The FTSE 100 failed to hold on to its early gains on Friday, sliding back into the red.
The index was down 11.02 points, or 0.16%, at 6,995.91.
Top-flight stocks had moved back into positive territory earlier in the day as global stock markets tentatively recovered from a widespread sell-off.
A day earlier, the FTSE 100 suffered its largest one-day drop since June after falling 1.9%.
Neil Wilson, of Markets.com, had warned earlier on Friday that sentiment was still “fragile” and markets could be in for a “dead cat bounce”: a short-lived recovery after a substantial fall.
European stocks experienced a similar reversal following an initial recovery. The French Cac was down 0.14% and the German Dax was down 0.13%.
Investors have been heading for the exit on concerns over rising US bond yields, with America’s massive borrowing looking vulnerable given the costs of servicing the debt.
Markets have also been jittery over mounting trade tensions between the US and China, which could hit global demand.
“Traders are keen to square up their books ahead of the weekend,” said CMC Markets UK market analyst David Madden.
“The global equity rout originated in the US, and the moves continue to be US driven, and European dealers are keen to cash in their holdings as Wall Street still has several hours more trading left. ”
Shares in Aim-listed Patisserie Holdings are still suspended but the company has put forward a rescue plan which will involve chairman Luke Johnson stumping up loans of as much as £20 million.
The company also hopes to raise £15 million by issuing new shares.
Shares in Sports Direct were trading 1.58% higher after the company announced it had bought the freehold of the Frasers store in Glasgow for £95 million.
In currency markets, the pound was lower by 0.5% against the US dollar at 1.316 and dropped 0.28% versus the euro to 1.380.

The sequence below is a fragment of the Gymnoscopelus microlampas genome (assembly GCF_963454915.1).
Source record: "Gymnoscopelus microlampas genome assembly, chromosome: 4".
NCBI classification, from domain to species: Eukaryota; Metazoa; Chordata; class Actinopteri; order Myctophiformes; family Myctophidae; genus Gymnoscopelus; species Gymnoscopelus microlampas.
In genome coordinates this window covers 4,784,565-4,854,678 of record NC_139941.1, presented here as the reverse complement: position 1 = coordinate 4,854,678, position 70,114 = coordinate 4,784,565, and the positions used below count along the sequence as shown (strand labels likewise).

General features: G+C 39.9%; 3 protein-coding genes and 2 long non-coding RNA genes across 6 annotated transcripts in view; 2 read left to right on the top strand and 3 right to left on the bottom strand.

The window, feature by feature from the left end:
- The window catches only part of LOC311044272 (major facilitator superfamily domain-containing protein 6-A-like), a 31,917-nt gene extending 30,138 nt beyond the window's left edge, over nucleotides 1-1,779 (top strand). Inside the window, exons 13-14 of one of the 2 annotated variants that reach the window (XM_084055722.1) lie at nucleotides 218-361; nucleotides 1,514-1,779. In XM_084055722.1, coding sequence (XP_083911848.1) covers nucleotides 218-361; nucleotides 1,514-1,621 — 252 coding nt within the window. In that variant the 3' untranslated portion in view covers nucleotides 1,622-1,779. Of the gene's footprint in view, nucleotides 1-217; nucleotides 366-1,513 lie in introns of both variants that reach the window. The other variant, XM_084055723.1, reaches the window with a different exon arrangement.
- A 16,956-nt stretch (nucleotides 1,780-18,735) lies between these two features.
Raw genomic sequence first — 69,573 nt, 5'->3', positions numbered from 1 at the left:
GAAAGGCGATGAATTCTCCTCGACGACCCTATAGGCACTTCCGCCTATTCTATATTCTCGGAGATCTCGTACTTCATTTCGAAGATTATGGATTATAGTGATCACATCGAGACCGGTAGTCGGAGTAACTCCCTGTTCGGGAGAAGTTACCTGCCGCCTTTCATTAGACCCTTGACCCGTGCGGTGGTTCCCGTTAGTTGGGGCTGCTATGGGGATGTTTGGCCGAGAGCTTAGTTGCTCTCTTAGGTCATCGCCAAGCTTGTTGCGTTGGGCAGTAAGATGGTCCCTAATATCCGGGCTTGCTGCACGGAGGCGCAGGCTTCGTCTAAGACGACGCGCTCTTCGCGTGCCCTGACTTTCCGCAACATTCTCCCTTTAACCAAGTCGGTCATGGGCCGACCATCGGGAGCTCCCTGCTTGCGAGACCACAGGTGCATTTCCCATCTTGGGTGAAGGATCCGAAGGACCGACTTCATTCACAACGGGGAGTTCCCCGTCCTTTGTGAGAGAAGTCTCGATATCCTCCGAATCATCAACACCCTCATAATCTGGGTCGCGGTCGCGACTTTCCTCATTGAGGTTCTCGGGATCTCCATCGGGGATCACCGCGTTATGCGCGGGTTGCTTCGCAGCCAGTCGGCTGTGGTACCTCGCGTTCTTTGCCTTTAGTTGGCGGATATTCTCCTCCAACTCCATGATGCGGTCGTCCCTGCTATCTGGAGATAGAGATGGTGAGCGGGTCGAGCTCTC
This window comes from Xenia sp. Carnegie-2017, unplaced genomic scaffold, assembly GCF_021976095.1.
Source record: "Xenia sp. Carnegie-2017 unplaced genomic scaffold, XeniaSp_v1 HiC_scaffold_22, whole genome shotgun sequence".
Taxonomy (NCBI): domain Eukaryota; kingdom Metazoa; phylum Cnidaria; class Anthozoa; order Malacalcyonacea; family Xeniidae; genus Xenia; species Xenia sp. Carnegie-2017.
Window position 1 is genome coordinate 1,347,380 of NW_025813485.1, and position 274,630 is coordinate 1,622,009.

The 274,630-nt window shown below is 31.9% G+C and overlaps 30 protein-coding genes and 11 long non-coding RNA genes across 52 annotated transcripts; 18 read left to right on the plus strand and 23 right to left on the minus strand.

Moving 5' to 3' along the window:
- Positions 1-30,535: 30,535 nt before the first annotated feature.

Hopes that the UK and EU could announce a Brexit deal imminently lifted sterling earlier in the week, but concerns had begun to re-emerge by Friday. The pound also suffered from a rise in the dollar.
Meanwhile, the euro could face more volatility on the horizon after Italy passed a new budget bill.
Fiona Cincooa, senior market analyst at City Index, said: “The proposed legislation will still need to be approved by the government and then it will head to the European Commission on Monday where it is likely to face a non, nein and no as it remains in breach of the EU debt target. The euro could face more volatility next week as the saga plays out.”
Brent crude prices were also lower, down 0.3% at 80.06 US dollars (£60.84) per barrel.
The biggest risers on the FTSE 100 were Scottish Mortgage Investment Trust, up 26.6p to 481p, Barratt Developments up 26p to 513.8p, Fresnillo up 37.4p to 876.4p, and Ocado Group up 33.8p to 813.2p.
The biggest fallers on the FTSE 100 were Imperial Brands, down 161.5p to 2,516.5p, British American Tobacco down 133p to 3,272p, United Utilities Group down 17p to 687.4p, and Hargreaves Lansdown down 44p to 1,806.5p.
- Press Association